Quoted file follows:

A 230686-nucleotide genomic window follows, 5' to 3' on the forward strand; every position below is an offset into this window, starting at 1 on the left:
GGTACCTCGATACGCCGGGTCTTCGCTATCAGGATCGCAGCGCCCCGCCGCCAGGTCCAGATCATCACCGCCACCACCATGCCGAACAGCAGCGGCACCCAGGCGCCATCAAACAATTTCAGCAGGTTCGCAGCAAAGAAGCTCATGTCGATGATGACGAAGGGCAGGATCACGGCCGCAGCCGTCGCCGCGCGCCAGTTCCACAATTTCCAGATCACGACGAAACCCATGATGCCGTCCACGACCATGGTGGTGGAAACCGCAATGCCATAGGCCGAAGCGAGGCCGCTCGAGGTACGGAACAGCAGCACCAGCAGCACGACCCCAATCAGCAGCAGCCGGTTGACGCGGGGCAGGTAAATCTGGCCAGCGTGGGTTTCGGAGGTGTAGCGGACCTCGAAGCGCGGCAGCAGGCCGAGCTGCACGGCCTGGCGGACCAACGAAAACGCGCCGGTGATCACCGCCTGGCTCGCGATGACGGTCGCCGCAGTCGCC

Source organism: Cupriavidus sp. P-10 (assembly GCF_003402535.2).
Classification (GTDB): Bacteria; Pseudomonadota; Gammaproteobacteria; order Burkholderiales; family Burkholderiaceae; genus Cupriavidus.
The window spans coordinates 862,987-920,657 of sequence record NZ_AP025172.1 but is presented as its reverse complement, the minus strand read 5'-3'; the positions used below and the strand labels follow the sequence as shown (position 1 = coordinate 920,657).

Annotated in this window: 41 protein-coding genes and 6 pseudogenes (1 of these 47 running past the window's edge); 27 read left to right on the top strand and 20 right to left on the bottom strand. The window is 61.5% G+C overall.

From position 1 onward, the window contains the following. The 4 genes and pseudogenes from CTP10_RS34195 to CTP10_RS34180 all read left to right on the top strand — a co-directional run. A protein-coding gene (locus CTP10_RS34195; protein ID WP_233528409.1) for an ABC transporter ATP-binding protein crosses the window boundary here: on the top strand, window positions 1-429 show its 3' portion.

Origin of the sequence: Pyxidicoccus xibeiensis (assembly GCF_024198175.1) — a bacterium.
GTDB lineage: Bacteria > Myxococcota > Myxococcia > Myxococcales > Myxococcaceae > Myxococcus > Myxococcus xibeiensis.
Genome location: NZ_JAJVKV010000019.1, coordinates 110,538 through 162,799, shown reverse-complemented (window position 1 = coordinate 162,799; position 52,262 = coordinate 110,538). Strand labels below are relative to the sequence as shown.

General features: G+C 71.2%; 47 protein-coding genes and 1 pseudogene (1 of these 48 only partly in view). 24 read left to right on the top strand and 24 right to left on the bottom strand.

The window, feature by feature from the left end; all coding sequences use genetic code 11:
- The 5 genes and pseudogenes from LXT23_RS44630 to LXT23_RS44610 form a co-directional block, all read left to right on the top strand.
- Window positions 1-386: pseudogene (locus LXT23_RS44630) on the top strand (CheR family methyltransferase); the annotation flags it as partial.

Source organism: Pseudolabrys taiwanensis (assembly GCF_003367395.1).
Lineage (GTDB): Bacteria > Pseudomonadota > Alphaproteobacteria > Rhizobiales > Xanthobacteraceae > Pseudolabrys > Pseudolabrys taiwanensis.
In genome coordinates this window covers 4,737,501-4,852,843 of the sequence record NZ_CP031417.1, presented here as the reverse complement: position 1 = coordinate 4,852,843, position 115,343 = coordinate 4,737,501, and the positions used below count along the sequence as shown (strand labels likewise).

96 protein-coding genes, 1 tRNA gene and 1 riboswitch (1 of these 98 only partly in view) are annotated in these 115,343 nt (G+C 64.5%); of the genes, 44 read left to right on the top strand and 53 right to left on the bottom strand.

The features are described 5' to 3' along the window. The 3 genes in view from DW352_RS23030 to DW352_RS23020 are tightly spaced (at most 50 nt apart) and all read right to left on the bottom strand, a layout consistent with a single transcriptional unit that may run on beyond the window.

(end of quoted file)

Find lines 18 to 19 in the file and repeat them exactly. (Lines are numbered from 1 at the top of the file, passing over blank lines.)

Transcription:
96 protein-coding genes, 1 tRNA gene and 1 riboswitch (1 of these 98 only partly in view) are annotated in these 115,343 nt (G+C 64.5%); of the genes, 44 read left to right on the top strand and 53 right to left on the bottom strand.

The features are described 5' to 3' along the window. The 3 genes in view from DW352_RS23030 to DW352_RS23020 are tightly spaced (at most 50 nt apart) and all read right to left on the bottom strand, a layout consistent with a single transcriptional unit that may run on beyond the window.